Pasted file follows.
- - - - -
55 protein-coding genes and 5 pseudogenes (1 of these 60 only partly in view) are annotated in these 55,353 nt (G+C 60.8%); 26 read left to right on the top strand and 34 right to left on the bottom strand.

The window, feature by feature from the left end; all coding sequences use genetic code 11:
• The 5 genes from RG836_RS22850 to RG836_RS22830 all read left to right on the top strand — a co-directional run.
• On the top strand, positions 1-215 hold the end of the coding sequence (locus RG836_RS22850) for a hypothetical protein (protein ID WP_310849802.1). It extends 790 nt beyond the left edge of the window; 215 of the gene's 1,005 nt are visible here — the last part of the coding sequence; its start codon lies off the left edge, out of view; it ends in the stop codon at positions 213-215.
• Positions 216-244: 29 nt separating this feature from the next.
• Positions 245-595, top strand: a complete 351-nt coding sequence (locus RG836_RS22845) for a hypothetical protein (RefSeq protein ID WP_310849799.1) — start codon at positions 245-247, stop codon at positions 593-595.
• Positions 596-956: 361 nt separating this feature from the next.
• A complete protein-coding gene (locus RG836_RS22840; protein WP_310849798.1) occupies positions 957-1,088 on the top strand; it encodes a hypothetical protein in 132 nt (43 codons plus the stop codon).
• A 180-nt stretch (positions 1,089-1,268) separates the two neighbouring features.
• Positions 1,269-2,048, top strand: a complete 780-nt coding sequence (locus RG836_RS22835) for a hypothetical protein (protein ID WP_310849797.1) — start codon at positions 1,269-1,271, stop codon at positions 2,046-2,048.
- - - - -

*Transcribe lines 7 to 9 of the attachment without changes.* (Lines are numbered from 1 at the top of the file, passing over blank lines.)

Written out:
• Positions 596-956: 361 nt separating this feature from the next.
• A complete protein-coding gene (locus RG836_RS22840; protein WP_310849798.1) occupies positions 957-1,088 on the top strand; it encodes a hypothetical protein in 132 nt (43 codons plus the stop codon).
• A 180-nt stretch (positions 1,089-1,268) separates the two neighbouring features.